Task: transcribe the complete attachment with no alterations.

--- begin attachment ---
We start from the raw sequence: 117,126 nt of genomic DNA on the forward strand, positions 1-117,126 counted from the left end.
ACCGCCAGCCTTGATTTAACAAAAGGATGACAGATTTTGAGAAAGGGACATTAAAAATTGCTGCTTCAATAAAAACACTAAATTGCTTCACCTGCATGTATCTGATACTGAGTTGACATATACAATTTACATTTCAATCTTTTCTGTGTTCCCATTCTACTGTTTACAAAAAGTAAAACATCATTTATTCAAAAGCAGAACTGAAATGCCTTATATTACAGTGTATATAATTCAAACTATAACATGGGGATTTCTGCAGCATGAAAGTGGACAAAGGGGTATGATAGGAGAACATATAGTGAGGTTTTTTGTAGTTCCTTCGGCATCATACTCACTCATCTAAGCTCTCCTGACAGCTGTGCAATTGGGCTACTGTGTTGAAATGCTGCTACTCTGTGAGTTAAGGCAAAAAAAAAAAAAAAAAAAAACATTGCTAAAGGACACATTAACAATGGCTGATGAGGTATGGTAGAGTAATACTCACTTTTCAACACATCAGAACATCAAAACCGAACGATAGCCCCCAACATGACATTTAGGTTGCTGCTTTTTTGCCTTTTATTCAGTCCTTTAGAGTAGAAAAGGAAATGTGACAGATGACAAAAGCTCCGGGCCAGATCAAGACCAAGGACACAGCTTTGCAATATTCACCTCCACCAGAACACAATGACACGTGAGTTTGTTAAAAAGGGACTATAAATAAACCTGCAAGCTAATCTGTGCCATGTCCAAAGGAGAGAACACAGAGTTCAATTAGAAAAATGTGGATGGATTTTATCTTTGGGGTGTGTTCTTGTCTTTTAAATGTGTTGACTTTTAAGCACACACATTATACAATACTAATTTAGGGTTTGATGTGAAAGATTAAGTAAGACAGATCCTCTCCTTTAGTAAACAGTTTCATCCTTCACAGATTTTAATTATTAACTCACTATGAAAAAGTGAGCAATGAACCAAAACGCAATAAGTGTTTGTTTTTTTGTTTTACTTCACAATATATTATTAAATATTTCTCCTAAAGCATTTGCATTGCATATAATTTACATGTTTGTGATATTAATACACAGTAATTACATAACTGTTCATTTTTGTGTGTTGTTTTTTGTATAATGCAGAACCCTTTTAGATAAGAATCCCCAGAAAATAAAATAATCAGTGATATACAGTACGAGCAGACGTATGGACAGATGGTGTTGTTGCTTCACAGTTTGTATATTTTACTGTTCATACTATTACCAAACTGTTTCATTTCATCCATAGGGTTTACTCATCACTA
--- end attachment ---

We start from the raw sequence: 117,126 nt of genomic DNA on the forward strand, positions 1-117,126 counted from the left end.
ACCGCCAGCCTTGATTTAACAAAAGGATGACAGATTTTGAGAAAGGGACATTAAAAATTGCTGCTTCAATAAAAACACTAAATTGCTTCACCTGCATGTATCTGATACTGAGTTGACATATACAATTTACATTTCAATCTTTTCTGTGTTCCCATTCTACTGTTTACAAAAAGTAAAACATCATTTATTCAAAAGCAGAACTGAAATGCCTTATATTACAGTGTATATAATTCAAACTATAACATGGGGATTTCTGCAGCATGAAAGTGGACAAAGGGGTATGATAGGAGAACATATAGTGAGGTTTTTTGTAGTTCCTTCGGCATCATACTCACTCATCTAAGCTCTCCTGACAGCTGTGCAATTGGGCTACTGTGTTGAAATGCTGCTACTCTGTGAGTTAAGGCAAAAAAAAAAAAAAAAAAAAACATTGCTAAAGGACACATTAACAATGGCTGATGAGGTATGGTAGAGTAATACTCACTTTTCAACACATCAGAACATCAAAACCGAACGATAGCCCCCAACATGACATTTAGGTTGCTGCTTTTTTGCCTTTTATTCAGTCCTTTAGAGTAGAAAAGGAAATGTGACAGATGACAAAAGCTCCGGGCCAGATCAAGACCAAGGACACAGCTTTGCAATATTCACCTCCACCAGAACACAATGACACGTGAGTTTGTTAAAAAGGGACTATAAATAAACCTGCAAGCTAATCTGTGCCATGTCCAAAGGAGAGAACACAGAGTTCAATTAGAAAAATGTGGATGGATTTTATCTTTGGGGTGTGTTCTTGTCTTTTAAATGTGTTGACTTTTAAGCACACACATTATACAATACTAATTTAGGGTTTGATGTGAAAGATTAAGTAAGACAGATCCTCTCCTTTAGTAAACAGTTTCATCCTTCACAGATTTTAATTATTAACTCACTATGAAAAAGTGAGCAATGAACCAAAACGCAATAAGTGTTTGTTTTTTTGTTTTACTTCACAATATATTATTAAATATTTCTCCTAAAGCATTTGCATTGCATATAATTTACATGTTTGTGATATTAATACACAGTAATTACATAACTGTTCATTTTTGTGTGTTGTTTTTTGTATAATGCAGAACCCTTTTAGATAAGAATCCCCAGAAAATAAAATAATCAGTGATATACAGTACGAGCAGACGTATGGACAGATGGTGTTGTTGCTTCACAGTTTGTATATTTTACTGTTCATACTATTACCAAACTGTTTCATTTCATCCATAGGGTTTACTCATCACTA